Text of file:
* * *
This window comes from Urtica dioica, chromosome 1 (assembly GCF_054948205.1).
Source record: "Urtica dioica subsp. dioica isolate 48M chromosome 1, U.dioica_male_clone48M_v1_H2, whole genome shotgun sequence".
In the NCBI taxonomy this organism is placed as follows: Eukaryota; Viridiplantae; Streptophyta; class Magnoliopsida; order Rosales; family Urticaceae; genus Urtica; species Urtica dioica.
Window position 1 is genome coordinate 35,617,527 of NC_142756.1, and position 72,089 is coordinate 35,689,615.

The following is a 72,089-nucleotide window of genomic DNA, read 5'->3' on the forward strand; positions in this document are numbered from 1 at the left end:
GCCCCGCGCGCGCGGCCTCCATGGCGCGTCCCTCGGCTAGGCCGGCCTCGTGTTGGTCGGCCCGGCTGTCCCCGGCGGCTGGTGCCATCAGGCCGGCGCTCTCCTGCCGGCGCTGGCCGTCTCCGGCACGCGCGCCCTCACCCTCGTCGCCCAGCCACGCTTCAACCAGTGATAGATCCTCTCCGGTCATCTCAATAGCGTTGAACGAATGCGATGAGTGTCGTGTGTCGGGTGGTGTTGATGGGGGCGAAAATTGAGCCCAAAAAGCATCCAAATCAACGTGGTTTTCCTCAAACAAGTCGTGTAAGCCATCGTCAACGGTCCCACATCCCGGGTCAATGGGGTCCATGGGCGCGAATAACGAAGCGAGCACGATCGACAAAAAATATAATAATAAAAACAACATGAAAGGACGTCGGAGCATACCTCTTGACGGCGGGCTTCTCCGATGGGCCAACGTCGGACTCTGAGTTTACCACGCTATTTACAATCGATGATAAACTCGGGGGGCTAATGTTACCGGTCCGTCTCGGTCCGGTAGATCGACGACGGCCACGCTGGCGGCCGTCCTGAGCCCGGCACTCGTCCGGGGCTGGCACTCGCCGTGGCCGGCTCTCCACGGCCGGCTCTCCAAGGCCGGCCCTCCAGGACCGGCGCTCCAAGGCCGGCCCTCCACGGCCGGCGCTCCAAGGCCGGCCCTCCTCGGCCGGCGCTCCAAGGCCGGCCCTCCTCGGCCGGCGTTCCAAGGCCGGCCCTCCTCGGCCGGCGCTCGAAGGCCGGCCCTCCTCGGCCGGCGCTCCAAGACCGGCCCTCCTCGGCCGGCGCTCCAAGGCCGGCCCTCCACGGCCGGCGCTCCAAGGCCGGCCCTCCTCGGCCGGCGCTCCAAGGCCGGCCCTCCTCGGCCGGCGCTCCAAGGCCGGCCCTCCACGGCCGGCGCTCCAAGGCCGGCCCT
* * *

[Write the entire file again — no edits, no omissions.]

This window comes from Urtica dioica, chromosome 1 (assembly GCF_054948205.1).
Source record: "Urtica dioica subsp. dioica isolate 48M chromosome 1, U.dioica_male_clone48M_v1_H2, whole genome shotgun sequence".
In the NCBI taxonomy this organism is placed as follows: Eukaryota; Viridiplantae; Streptophyta; class Magnoliopsida; order Rosales; family Urticaceae; genus Urtica; species Urtica dioica.
Window position 1 is genome coordinate 35,617,527 of NC_142756.1, and position 72,089 is coordinate 35,689,615.

The following is a 72,089-nucleotide window of genomic DNA, read 5'->3' on the forward strand; positions in this document are numbered from 1 at the left end:
GCCCCGCGCGCGCGGCCTCCATGGCGCGTCCCTCGGCTAGGCCGGCCTCGTGTTGGTCGGCCCGGCTGTCCCCGGCGGCTGGTGCCATCAGGCCGGCGCTCTCCTGCCGGCGCTGGCCGTCTCCGGCACGCGCGCCCTCACCCTCGTCGCCCAGCCACGCTTCAACCAGTGATAGATCCTCTCCGGTCATCTCAATAGCGTTGAACGAATGCGATGAGTGTCGTGTGTCGGGTGGTGTTGATGGGGGCGAAAATTGAGCCCAAAAAGCATCCAAATCAACGTGGTTTTCCTCAAACAAGTCGTGTAAGCCATCGTCAACGGTCCCACATCCCGGGTCAATGGGGTCCATGGGCGCGAATAACGAAGCGAGCACGATCGACAAAAAATATAATAATAAAAACAACATGAAAGGACGTCGGAGCATACCTCTTGACGGCGGGCTTCTCCGATGGGCCAACGTCGGACTCTGAGTTTACCACGCTATTTACAATCGATGATAAACTCGGGGGGCTAATGTTACCGGTCCGTCTCGGTCCGGTAGATCGACGACGGCCACGCTGGCGGCCGTCCTGAGCCCGGCACTCGTCCGGGGCTGGCACTCGCCGTGGCCGGCTCTCCACGGCCGGCTCTCCAAGGCCGGCCCTCCAGGACCGGCGCTCCAAGGCCGGCCCTCCACGGCCGGCGCTCCAAGGCCGGCCCTCCTCGGCCGGCGCTCCAAGGCCGGCCCTCCTCGGCCGGCGTTCCAAGGCCGGCCCTCCTCGGCCGGCGCTCGAAGGCCGGCCCTCCTCGGCCGGCGCTCCAAGACCGGCCCTCCTCGGCCGGCGCTCCAAGGCCGGCCCTCCACGGCCGGCGCTCCAAGGCCGGCCCTCCTCGGCCGGCGCTCCAAGGCCGGCCCTCCTCGGCCGGCGCTCCAAGGCCGGCCCTCCACGGCCGGCGCTCCAAGGCCGGCCCT